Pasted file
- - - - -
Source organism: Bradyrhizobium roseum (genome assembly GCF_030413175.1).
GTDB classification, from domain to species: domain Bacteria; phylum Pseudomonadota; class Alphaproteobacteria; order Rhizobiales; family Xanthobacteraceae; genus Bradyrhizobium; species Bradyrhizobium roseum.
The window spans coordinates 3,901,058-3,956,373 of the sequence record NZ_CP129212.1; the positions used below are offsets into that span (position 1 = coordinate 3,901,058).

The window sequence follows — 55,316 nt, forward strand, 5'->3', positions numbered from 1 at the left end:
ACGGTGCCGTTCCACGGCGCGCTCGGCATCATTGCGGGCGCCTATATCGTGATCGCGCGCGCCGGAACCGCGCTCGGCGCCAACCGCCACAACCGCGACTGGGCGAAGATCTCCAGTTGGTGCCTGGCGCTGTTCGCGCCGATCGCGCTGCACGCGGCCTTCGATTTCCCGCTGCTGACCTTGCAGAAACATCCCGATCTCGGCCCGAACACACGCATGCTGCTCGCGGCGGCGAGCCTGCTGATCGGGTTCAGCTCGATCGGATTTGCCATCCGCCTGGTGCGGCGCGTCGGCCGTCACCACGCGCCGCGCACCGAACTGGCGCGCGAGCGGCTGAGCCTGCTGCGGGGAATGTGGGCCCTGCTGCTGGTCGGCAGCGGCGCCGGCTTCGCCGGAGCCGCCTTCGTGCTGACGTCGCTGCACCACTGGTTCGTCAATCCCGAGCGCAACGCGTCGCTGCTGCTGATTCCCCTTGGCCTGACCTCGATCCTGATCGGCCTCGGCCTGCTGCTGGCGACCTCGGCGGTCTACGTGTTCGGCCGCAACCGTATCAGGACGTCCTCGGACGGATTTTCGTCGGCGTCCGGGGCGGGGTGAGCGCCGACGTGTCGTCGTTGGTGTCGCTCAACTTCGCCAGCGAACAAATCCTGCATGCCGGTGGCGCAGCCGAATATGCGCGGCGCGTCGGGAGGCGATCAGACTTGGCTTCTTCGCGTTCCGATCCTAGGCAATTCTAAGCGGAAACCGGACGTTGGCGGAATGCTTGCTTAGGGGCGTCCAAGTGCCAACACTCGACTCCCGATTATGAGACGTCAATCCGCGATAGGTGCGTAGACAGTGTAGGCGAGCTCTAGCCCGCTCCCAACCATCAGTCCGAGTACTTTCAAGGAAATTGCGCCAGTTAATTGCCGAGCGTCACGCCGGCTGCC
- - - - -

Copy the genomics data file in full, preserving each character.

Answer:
Source organism: Bradyrhizobium roseum (genome assembly GCF_030413175.1).
GTDB classification, from domain to species: domain Bacteria; phylum Pseudomonadota; class Alphaproteobacteria; order Rhizobiales; family Xanthobacteraceae; genus Bradyrhizobium; species Bradyrhizobium roseum.
The window spans coordinates 3,901,058-3,956,373 of the sequence record NZ_CP129212.1; the positions used below are offsets into that span (position 1 = coordinate 3,901,058).

The window sequence follows — 55,316 nt, forward strand, 5'->3', positions numbered from 1 at the left end:
ACGGTGCCGTTCCACGGCGCGCTCGGCATCATTGCGGGCGCCTATATCGTGATCGCGCGCGCCGGAACCGCGCTCGGCGCCAACCGCCACAACCGCGACTGGGCGAAGATCTCCAGTTGGTGCCTGGCGCTGTTCGCGCCGATCGCGCTGCACGCGGCCTTCGATTTCCCGCTGCTGACCTTGCAGAAACATCCCGATCTCGGCCCGAACACACGCATGCTGCTCGCGGCGGCGAGCCTGCTGATCGGGTTCAGCTCGATCGGATTTGCCATCCGCCTGGTGCGGCGCGTCGGCCGTCACCACGCGCCGCGCACCGAACTGGCGCGCGAGCGGCTGAGCCTGCTGCGGGGAATGTGGGCCCTGCTGCTGGTCGGCAGCGGCGCCGGCTTCGCCGGAGCCGCCTTCGTGCTGACGTCGCTGCACCACTGGTTCGTCAATCCCGAGCGCAACGCGTCGCTGCTGCTGATTCCCCTTGGCCTGACCTCGATCCTGATCGGCCTCGGCCTGCTGCTGGCGACCTCGGCGGTCTACGTGTTCGGCCGCAACCGTATCAGGACGTCCTCGGACGGATTTTCGTCGGCGTCCGGGGCGGGGTGAGCGCCGACGTGTCGTCGTTGGTGTCGCTCAACTTCGCCAGCGAACAAATCCTGCATGCCGGTGGCGCAGCCGAATATGCGCGGCGCGTCGGGAGGCGATCAGACTTGGCTTCTTCGCGTTCCGATCCTAGGCAATTCTAAGCGGAAACCGGACGTTGGCGGAATGCTTGCTTAGGGGCGTCCAAGTGCCAACACTCGACTCCCGATTATGAGACGTCAATCCGCGATAGGTGCGTAGACAGTGTAGGCGAGCTCTAGCCCGCTCCCAACCATCAGTCCGAGTACTTTCAAGGAAATTGCGCCAGTTAATTGCCGAGCGTCACGCCGGCTGCC